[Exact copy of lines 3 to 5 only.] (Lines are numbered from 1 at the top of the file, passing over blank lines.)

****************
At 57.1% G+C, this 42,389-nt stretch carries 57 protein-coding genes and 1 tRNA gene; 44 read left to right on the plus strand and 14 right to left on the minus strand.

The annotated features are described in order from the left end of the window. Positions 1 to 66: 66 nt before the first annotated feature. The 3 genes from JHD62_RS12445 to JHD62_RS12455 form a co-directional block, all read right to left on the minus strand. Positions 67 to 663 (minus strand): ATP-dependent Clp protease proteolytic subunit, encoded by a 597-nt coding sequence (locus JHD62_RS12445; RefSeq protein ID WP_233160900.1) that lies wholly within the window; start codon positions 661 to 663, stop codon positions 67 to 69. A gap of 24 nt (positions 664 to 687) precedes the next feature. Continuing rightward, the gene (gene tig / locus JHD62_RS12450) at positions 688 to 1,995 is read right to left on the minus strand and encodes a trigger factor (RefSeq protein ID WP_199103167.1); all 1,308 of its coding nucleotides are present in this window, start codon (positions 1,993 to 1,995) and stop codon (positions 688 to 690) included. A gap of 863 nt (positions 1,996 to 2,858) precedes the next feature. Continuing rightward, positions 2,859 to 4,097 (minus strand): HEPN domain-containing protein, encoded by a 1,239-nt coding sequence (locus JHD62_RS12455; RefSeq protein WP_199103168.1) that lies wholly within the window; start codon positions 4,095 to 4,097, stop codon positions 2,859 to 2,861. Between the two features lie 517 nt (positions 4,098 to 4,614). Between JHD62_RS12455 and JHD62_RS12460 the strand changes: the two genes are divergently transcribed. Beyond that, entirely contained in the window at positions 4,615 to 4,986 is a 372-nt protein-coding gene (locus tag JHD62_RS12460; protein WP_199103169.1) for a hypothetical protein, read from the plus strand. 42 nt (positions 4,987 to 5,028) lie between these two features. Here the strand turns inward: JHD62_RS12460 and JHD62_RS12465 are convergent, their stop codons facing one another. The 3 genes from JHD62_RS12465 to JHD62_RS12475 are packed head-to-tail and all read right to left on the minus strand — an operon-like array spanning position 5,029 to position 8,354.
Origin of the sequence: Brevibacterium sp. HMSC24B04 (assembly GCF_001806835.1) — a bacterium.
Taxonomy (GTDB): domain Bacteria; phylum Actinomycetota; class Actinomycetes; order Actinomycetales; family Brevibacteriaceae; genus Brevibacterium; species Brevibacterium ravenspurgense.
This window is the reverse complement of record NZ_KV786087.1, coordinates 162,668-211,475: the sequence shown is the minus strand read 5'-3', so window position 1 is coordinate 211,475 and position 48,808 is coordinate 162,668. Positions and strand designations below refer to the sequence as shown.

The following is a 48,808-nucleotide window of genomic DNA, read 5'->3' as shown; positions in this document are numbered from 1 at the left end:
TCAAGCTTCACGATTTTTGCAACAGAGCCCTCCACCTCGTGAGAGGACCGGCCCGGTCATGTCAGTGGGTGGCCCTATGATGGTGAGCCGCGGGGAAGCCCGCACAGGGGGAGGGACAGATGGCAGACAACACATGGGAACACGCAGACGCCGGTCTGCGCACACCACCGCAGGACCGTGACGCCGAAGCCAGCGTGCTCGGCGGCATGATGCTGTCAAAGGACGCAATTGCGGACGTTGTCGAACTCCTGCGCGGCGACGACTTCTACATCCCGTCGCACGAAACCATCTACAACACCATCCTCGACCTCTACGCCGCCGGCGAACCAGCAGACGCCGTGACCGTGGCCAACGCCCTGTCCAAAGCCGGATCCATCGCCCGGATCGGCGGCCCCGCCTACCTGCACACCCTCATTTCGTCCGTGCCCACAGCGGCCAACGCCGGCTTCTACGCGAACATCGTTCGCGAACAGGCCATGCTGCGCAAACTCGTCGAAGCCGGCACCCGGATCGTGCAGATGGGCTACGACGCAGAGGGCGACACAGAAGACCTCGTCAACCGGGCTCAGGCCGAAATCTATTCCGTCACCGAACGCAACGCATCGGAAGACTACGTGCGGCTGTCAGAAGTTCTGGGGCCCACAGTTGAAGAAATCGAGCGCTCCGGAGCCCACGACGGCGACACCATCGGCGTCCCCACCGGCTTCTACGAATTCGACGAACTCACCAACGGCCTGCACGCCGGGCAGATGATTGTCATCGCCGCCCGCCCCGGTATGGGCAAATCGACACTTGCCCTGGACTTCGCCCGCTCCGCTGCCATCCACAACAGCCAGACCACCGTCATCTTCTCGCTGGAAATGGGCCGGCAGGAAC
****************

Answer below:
Origin of the sequence: Brevibacterium sp. HMSC24B04 (assembly GCF_001806835.1) — a bacterium.
Taxonomy (GTDB): domain Bacteria; phylum Actinomycetota; class Actinomycetes; order Actinomycetales; family Brevibacteriaceae; genus Brevibacterium; species Brevibacterium ravenspurgense.
This window is the reverse complement of record NZ_KV786087.1, coordinates 162,668-211,475: the sequence shown is the minus strand read 5'-3', so window position 1 is coordinate 211,475 and position 48,808 is coordinate 162,668. Positions and strand designations below refer to the sequence as shown.